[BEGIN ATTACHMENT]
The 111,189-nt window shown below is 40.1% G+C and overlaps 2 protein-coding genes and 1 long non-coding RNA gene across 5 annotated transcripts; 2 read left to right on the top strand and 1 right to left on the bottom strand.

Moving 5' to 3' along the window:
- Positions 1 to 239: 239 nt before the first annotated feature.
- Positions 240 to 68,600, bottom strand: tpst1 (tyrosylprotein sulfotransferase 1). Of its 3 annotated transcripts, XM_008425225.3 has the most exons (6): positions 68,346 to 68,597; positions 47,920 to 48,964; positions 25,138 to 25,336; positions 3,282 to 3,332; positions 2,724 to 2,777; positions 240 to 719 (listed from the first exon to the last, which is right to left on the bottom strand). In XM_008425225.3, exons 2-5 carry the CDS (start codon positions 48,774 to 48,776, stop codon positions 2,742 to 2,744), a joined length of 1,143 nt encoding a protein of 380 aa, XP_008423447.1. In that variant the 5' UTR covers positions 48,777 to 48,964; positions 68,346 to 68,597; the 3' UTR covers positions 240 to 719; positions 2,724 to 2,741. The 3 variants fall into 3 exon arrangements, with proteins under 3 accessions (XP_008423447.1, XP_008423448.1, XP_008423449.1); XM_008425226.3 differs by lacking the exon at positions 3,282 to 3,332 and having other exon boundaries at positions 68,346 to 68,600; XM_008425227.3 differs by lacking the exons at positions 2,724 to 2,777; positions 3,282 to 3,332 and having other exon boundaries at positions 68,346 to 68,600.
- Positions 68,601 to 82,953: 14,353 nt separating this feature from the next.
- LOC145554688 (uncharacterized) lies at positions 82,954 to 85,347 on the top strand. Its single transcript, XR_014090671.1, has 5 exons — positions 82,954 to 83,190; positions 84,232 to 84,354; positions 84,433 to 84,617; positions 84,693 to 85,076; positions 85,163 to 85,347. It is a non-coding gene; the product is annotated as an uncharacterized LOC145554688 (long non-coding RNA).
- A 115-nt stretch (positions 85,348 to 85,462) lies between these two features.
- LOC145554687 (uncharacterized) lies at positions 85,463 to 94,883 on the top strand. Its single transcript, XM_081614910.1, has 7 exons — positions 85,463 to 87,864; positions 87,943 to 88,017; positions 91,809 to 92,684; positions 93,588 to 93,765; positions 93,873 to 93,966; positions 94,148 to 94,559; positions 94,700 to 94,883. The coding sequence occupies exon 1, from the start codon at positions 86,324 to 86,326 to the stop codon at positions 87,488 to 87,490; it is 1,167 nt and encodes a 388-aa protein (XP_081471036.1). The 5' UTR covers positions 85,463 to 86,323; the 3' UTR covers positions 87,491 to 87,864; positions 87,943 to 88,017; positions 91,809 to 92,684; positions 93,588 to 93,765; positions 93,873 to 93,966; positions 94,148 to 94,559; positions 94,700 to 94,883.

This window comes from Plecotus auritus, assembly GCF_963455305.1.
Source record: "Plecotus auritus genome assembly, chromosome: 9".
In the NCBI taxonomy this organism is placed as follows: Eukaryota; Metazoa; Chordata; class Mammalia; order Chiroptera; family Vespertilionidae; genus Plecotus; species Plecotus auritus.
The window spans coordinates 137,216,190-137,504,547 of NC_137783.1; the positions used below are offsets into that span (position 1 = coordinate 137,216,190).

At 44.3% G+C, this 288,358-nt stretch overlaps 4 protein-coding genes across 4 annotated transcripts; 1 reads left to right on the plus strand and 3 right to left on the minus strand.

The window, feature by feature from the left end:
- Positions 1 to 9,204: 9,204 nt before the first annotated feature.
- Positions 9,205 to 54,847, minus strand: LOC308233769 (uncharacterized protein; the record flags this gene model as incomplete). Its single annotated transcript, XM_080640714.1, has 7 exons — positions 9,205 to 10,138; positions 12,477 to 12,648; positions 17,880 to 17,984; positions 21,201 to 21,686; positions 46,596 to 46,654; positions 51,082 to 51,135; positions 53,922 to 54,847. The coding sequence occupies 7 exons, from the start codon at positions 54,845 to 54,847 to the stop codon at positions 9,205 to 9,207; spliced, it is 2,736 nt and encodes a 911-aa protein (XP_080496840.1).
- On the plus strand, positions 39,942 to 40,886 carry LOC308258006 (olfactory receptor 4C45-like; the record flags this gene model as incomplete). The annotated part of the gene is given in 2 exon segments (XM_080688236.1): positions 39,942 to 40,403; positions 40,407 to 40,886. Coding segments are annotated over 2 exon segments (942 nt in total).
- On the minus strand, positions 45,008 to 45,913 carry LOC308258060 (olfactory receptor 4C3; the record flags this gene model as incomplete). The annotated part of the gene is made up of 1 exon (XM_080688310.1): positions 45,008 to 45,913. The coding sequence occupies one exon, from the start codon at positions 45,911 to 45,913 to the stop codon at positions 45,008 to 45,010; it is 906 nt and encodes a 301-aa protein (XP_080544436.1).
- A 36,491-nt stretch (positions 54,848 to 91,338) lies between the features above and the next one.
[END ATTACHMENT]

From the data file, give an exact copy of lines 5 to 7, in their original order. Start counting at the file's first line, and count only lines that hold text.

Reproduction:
- Positions 68,601 to 82,953: 14,353 nt separating this feature from the next.
- LOC145554688 (uncharacterized) lies at positions 82,954 to 85,347 on the top strand. Its single transcript, XR_014090671.1, has 5 exons — positions 82,954 to 83,190; positions 84,232 to 84,354; positions 84,433 to 84,617; positions 84,693 to 85,076; positions 85,163 to 85,347. It is a non-coding gene; the product is annotated as an uncharacterized LOC145554688 (long non-coding RNA).
- A 115-nt stretch (positions 85,348 to 85,462) lies between these two features.